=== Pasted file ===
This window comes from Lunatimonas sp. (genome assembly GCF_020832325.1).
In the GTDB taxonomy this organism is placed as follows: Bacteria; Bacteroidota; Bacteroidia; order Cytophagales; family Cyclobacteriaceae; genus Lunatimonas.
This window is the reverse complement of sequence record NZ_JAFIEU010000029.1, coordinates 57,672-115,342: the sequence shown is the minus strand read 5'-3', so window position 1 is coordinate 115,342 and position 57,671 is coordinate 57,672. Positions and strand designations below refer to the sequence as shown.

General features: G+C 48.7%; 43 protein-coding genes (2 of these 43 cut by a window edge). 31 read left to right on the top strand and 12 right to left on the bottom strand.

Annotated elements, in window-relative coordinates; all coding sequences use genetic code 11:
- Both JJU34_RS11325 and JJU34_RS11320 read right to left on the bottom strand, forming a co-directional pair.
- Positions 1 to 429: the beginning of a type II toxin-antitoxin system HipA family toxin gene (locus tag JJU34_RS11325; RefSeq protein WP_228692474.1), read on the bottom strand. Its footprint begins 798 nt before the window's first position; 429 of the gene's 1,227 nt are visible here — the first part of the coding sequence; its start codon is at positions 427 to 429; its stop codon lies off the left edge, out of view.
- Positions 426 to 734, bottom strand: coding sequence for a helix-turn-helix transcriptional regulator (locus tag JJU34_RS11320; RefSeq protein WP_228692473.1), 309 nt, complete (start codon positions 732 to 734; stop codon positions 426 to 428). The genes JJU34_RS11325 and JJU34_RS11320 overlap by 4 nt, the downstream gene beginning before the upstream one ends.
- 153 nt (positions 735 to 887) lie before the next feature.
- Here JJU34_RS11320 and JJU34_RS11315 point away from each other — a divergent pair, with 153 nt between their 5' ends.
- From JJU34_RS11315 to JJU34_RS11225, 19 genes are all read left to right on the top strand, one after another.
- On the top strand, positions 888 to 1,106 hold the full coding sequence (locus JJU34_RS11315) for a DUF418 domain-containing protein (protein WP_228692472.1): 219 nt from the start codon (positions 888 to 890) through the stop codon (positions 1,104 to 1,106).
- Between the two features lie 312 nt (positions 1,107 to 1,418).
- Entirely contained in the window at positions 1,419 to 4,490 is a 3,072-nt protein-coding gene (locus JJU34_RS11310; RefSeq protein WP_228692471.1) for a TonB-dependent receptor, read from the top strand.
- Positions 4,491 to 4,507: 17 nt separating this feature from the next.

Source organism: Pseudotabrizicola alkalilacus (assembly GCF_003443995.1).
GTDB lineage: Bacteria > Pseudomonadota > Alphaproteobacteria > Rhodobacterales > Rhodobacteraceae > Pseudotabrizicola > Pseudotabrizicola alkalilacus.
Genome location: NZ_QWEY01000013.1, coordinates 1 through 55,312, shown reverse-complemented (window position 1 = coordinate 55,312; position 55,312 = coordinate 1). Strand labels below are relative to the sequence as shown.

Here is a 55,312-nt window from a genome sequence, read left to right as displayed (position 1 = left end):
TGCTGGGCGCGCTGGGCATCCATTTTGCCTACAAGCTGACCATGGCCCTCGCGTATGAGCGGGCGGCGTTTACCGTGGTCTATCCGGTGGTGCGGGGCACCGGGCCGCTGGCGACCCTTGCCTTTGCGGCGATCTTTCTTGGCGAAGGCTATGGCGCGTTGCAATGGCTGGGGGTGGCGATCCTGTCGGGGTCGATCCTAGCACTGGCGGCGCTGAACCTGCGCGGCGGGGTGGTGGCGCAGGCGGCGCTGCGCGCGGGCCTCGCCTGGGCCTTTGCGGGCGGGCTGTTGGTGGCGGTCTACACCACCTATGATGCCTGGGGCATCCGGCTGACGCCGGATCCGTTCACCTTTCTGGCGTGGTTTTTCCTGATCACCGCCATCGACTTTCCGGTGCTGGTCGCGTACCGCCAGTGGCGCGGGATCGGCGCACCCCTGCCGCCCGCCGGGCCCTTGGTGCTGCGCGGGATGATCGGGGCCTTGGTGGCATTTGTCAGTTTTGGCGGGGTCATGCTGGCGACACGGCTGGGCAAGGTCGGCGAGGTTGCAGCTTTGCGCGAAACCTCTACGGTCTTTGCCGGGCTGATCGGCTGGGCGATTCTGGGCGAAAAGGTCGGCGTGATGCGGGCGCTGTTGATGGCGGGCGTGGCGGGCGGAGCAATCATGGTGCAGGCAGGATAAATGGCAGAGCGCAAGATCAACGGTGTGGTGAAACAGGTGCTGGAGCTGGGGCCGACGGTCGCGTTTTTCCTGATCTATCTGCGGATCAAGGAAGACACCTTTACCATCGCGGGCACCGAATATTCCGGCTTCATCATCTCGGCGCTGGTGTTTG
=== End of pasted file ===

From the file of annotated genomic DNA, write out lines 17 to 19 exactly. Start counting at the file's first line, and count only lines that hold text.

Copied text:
GTDB lineage: Bacteria > Pseudomonadota > Alphaproteobacteria > Rhodobacterales > Rhodobacteraceae > Pseudotabrizicola > Pseudotabrizicola alkalilacus.
Genome location: NZ_QWEY01000013.1, coordinates 1 through 55,312, shown reverse-complemented (window position 1 = coordinate 55,312; position 55,312 = coordinate 1). Strand labels below are relative to the sequence as shown.

Here is a 55,312-nt window from a genome sequence, read left to right as displayed (position 1 = left end):